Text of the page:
What Netanyahu knows at this hour is that he must prepare Israel as best he can.  Israel may have to act.  He needs to ensure that she has the strongest possible strategic position from which to do so.  And surveying the geopolitical landscape, he must see, whether critics like it or not, that Israel’s greatest concentrated source of support is the people of the United States.

It is before this people that he needs to stand and make his case.  He has to come to the people’s house and say the words that need to be said.  Obama will not do it.  The shame of that is a matter for another time; what counts now is that Netanyahu must.

We are far beyond the petty calculations of domestic politics at this point.  There is no other place on earth for Netanyahu to go, to do what has to be done.

There is practical meaning to his speech, on multiple levels.  The support of the American people for his appearance and what he says will be evident – and it will have an impact on the actors of the Middle East.

It will set 2017 in their minds as a waypoint that will matter, for one thing.  They can’t make assumptions going beyond that.  But it will also clarify that Obama won’t have a free hand to try to thwart Israel, if she does act.  It would be a mistake to count out the American people’s support for Israel.  The Republican majority may not be unified on issues like debt deadlines, immigration policy, and Obamacare, but if there’s one thing Congress could override a presidential veto on – even provoke a crisis of government, and force Obama’s hand – it’s policy on backing Israel in an existential crisis.

If Netanyahu and the U.S. Congress can establish that, on 3 March, it may be possible for the looming crisis to pass without an evil outcome.  I would rather Israel not have to attack Iran in 2015, or take the bait being offered by Iran in the Golan, and probably, soon, by IS-backed jihadis in Jordan.  Daunting Iran – showing the mullahs that the time isn’t right for game-changing moves – is the best way to get a delay.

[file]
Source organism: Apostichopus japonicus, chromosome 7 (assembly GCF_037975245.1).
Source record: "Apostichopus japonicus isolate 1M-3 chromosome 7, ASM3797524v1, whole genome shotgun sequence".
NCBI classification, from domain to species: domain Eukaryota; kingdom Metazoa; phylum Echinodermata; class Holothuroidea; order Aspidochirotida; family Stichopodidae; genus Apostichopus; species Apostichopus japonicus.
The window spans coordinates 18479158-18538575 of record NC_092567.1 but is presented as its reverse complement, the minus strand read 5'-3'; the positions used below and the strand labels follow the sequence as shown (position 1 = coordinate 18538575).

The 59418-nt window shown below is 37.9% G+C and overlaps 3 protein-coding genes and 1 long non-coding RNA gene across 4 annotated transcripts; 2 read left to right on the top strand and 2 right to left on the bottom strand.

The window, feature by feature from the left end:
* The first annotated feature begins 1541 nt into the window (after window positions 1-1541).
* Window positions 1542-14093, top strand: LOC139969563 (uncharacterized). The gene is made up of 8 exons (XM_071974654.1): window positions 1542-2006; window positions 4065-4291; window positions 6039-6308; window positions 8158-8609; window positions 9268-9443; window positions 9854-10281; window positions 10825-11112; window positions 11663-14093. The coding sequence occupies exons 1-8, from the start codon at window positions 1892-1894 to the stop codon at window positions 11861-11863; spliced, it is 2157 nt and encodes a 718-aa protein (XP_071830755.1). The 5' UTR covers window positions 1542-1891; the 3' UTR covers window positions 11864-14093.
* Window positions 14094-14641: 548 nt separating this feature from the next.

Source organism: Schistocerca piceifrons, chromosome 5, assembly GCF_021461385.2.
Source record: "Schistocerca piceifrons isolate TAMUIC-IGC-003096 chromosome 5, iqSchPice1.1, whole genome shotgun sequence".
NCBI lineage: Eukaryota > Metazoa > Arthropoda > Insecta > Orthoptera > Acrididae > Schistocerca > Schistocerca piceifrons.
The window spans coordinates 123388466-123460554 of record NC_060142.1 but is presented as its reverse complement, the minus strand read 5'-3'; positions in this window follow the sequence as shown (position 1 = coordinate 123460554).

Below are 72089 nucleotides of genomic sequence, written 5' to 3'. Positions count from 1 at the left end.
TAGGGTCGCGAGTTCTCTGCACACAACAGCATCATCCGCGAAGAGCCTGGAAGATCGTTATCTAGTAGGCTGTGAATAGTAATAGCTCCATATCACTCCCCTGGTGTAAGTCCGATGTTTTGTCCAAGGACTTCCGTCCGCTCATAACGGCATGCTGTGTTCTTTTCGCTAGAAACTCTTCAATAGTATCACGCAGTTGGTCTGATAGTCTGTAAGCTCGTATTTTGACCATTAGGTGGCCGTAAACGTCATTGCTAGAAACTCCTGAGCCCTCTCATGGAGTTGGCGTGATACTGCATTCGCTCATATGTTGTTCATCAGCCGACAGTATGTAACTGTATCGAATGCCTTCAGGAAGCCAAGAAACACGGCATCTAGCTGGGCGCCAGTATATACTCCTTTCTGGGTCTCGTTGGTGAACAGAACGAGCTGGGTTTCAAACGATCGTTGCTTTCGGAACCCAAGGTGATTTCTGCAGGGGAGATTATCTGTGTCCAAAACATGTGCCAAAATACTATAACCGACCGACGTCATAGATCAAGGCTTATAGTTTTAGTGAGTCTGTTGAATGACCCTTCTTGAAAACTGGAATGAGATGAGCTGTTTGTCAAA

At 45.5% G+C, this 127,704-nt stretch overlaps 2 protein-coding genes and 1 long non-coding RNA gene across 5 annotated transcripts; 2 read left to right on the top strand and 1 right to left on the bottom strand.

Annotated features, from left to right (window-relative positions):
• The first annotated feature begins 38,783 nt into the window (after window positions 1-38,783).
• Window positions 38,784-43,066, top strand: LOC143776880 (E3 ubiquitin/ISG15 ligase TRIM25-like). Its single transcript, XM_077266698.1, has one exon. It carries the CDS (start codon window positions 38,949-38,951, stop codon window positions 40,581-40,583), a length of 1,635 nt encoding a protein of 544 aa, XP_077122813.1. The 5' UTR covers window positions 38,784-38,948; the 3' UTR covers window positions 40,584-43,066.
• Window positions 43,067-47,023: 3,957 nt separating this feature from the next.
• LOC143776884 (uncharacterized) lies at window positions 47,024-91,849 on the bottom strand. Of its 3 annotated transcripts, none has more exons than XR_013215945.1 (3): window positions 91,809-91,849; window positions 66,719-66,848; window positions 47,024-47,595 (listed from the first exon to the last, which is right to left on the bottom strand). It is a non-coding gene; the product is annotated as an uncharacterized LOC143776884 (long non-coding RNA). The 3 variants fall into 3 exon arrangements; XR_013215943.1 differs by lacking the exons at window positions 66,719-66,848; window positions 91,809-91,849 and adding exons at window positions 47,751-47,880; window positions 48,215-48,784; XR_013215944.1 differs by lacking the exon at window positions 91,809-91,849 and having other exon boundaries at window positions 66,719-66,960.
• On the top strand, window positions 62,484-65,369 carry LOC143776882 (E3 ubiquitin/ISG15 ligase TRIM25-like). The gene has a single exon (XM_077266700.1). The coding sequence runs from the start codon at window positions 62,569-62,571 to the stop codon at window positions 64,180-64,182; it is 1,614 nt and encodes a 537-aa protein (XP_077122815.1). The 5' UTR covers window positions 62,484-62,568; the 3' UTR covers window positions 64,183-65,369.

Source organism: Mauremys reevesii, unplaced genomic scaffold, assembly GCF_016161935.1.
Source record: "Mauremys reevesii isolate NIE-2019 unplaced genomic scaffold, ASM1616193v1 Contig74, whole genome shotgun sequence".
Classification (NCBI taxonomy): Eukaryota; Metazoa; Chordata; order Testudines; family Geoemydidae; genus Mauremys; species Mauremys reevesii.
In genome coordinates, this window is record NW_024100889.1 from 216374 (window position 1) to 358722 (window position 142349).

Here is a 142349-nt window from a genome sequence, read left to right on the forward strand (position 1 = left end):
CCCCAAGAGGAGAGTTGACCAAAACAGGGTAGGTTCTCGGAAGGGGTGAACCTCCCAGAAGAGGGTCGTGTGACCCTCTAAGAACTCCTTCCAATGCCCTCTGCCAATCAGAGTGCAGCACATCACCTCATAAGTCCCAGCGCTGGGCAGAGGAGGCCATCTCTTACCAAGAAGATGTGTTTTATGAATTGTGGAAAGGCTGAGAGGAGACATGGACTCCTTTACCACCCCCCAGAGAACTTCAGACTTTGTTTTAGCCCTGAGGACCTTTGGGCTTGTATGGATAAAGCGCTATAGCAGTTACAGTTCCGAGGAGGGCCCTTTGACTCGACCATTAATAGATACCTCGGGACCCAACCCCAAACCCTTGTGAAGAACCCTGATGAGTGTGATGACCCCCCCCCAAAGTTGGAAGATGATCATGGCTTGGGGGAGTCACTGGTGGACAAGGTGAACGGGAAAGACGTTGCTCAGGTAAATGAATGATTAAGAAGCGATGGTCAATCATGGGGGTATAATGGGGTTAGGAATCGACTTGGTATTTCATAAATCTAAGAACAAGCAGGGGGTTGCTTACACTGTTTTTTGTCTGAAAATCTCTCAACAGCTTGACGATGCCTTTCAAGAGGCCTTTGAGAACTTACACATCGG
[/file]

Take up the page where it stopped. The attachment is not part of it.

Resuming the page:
Only the express determination of credible leaders can have even that limited, but welcome, effect.  Obama is not one of those leaders.  But his people are still a unique source of credibility in the world.  As the reputation of the Israeli people deters Israel’s enemies, the reputation of the American people is the main thing that has kept the old order from collapsing before now.

I believe, in fact, that even most Democrats in Congress will attend Netanyahu’s speech – not because they think specific sanctions legislation would have magical powers (a largely superficial focus in any case), but because their hearts, along with their constituents, will tell them it’s the right thing to do.

America needs this opportunity as much as Israel does.  The flak will intensify as we get closer to the target, but that can’t be helped.  A war has already started, and sides are forming.  Come and speak, Bibi.

J.E. Dyer

J.E. Dyer

J.E. Dyer is a retired Naval Intelligence officer who lives in Southern California, blogging as The Optimistic Conservative for domestic tranquility and world peace. Her articles have appeared at Hot Air, Commentary’s Contentions, Patheos, The Daily Caller, The Jewish Press, and The Weekly Standard.